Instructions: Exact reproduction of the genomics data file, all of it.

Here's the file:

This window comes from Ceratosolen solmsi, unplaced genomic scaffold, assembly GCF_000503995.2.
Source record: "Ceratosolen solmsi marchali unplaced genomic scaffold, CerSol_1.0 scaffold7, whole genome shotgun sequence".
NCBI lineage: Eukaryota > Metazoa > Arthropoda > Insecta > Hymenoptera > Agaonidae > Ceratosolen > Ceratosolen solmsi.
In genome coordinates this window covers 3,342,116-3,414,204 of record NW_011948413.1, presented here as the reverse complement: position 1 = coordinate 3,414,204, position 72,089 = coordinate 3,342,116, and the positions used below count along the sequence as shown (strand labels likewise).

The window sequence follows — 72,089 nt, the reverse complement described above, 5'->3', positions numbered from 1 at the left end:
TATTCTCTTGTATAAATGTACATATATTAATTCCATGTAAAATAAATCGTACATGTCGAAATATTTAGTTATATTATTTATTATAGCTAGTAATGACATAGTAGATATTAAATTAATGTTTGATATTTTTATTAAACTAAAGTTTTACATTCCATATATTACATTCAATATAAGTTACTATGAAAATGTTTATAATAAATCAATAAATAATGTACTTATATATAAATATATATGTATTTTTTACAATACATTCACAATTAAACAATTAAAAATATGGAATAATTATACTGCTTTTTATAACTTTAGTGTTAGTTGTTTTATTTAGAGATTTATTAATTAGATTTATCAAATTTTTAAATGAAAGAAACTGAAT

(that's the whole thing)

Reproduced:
This window comes from Ceratosolen solmsi, unplaced genomic scaffold, assembly GCF_000503995.2.
Source record: "Ceratosolen solmsi marchali unplaced genomic scaffold, CerSol_1.0 scaffold7, whole genome shotgun sequence".
NCBI lineage: Eukaryota > Metazoa > Arthropoda > Insecta > Hymenoptera > Agaonidae > Ceratosolen > Ceratosolen solmsi.
In genome coordinates this window covers 3,342,116-3,414,204 of record NW_011948413.1, presented here as the reverse complement: position 1 = coordinate 3,414,204, position 72,089 = coordinate 3,342,116, and the positions used below count along the sequence as shown (strand labels likewise).

The window sequence follows — 72,089 nt, the reverse complement described above, 5'->3', positions numbered from 1 at the left end:
TATTCTCTTGTATAAATGTACATATATTAATTCCATGTAAAATAAATCGTACATGTCGAAATATTTAGTTATATTATTTATTATAGCTAGTAATGACATAGTAGATATTAAATTAATGTTTGATATTTTTATTAAACTAAAGTTTTACATTCCATATATTACATTCAATATAAGTTACTATGAAAATGTTTATAATAAATCAATAAATAATGTACTTATATATAAATATATATGTATTTTTTACAATACATTCACAATTAAACAATTAAAAATATGGAATAATTATACTGCTTTTTATAACTTTAGTGTTAGTTGTTTTATTTAGAGATTTATTAATTAGATTTATCAAATTTTTAAATGAAAGAAACTGAAT